Underwater strobes light up our world. They bring vivid color back into wide-angle and macro scenes, while also freezing motion to deliver crisp images of the subject. I’ve written this underwater strobe comparison in order to help you find the best strobes for your kit, whether upgrading or buying new.
The list and comparison below incorporates of some of the most popular underwater strobes on the market today. It’s an exciting time to be in the market for strobes as we have two fairly new models mixing it up with the workhorses of the past few years.
I’ve compiled specs into a comparison chart below, but note that it uses manufacturers’ available info, which isn’t always apples to apples (welcome to underwater photography gear).
RELATED: Underwater Camera Lights 101
Strobe Comparison Chart 2019
Sea & Sea YS-03
This is a nice strobe if you’re on a lean budget or looking for a simple lighting solution, as it doesn’t offer manual strobe power control. My opinion is that strobes grow with you and if you really think you’ll get into underwater photography, try to spend the cash on the YS-D2J (which does offer manual control (featured below)).
SeaLife Sea Dragon Universal Flash
The SeaLife flash comes with the Flex-Connect tray and handle, making it a quick solution for adding light to a compact camera and housing. Manual and TTL control, plus the quick assembly/disassembly of the arm system make it very simple to use. SeaLife also sells combo kits with dual flashes, a flash and light combo and more.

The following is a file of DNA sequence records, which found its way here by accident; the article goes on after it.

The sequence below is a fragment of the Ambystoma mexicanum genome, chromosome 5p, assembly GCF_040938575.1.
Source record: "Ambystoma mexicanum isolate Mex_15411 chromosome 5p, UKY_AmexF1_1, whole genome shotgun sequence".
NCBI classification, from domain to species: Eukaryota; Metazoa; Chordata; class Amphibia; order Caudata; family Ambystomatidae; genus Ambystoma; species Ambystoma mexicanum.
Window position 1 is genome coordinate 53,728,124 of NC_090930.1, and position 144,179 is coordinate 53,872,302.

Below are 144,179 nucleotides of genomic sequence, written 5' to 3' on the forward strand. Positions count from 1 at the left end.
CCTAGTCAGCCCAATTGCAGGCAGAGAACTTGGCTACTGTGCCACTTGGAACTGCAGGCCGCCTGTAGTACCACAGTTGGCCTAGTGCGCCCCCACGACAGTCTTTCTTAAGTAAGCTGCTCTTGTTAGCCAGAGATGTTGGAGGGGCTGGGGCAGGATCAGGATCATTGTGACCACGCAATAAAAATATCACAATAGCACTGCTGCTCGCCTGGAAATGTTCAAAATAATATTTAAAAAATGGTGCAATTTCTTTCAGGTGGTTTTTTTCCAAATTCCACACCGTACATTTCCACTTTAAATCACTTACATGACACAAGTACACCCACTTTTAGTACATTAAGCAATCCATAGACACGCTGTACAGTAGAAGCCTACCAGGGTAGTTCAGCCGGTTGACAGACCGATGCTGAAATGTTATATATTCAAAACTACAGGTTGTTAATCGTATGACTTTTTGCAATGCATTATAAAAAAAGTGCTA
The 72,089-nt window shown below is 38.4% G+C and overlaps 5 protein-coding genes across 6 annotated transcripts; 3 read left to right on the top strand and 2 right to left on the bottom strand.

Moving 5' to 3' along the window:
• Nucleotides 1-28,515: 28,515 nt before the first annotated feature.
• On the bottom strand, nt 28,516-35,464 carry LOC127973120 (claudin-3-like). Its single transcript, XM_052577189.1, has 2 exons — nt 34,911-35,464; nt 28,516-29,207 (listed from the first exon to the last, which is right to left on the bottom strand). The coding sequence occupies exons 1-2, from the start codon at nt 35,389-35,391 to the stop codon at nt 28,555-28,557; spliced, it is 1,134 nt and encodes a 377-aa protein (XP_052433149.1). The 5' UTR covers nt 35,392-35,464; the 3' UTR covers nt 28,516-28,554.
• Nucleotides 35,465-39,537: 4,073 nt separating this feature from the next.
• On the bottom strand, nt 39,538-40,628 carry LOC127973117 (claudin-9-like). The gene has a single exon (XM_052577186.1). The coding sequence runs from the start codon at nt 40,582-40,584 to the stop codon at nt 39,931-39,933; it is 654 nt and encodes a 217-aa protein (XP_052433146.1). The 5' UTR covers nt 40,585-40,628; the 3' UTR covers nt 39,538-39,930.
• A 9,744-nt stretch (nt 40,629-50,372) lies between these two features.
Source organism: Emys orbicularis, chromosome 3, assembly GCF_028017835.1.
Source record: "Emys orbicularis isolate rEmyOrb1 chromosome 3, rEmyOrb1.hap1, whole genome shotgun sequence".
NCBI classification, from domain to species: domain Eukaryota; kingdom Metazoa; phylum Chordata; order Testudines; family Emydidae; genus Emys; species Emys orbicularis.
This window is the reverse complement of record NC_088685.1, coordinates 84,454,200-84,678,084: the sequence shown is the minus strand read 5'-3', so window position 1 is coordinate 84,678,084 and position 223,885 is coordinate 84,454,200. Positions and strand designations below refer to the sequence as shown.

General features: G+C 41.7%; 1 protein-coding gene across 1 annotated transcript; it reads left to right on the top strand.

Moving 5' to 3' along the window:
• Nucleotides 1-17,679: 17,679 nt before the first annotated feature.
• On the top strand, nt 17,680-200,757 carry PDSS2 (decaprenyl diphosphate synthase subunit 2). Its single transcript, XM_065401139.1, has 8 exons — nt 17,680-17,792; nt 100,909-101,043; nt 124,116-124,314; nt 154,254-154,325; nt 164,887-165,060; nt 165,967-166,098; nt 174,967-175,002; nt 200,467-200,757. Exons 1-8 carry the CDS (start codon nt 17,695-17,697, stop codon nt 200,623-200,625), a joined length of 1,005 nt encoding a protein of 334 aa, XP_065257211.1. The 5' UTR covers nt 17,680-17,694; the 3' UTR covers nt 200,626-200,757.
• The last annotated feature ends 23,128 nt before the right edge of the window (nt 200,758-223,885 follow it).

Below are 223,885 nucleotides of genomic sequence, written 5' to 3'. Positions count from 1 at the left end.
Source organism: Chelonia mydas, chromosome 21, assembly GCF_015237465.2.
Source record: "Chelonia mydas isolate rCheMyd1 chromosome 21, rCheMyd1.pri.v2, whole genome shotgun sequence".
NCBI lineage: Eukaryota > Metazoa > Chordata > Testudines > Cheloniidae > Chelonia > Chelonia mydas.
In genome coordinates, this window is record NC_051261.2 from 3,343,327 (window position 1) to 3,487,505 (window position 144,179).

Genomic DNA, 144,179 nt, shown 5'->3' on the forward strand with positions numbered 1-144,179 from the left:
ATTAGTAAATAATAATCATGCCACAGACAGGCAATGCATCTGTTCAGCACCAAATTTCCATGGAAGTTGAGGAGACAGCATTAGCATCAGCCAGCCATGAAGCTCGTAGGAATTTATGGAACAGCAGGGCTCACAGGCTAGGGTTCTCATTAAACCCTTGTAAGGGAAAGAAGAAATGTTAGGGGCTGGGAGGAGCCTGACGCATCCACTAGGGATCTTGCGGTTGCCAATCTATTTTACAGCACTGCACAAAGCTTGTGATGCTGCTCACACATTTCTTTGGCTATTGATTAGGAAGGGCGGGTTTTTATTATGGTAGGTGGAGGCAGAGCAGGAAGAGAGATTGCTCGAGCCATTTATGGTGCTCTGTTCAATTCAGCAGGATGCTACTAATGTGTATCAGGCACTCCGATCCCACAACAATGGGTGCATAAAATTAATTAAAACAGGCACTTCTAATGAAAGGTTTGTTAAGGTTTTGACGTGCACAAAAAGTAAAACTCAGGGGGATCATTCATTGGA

Brand new for 2018, Inon released this follow up to the Z240 (which was very popular before the Sea&Sea YS-D1 (predecessor to the YS-D2)) hit the market. I haven’t had a chance to use the Z-330, but check out Adam Hanlon’s review on Wetpixel.
Note that Inon also makes the S-2000 strobe ($365), which is a more affordable option than the Z-330. It has a guide number of 20, whereas the Z-330 is 33.
$650 | On Backscatter
Sea & Sea YS-D2J
The YS-D2J is the workhorse of many serious underwater photographers and my first strobe recommendation. I use the older YS-D2 model, but these rock. Enough said. Use the 100 degree diffuser set instead of the 120 degree.
Retra hit the scene a couple years ago with their LSD (light shaping device), helping spark a second wave of macro snoot photography. Backscatter showed me this new flash at DEMA 2017 and it looks very cool. You can check out Adam Hanlon’s review on Wetpixel.
$829 | On Backscatter
A solid strobe with a reputation for quick recycle time, although the competition has now caught up. Aquatica housings also have an option for built-in Ikelite strobe compatibility for added convenience.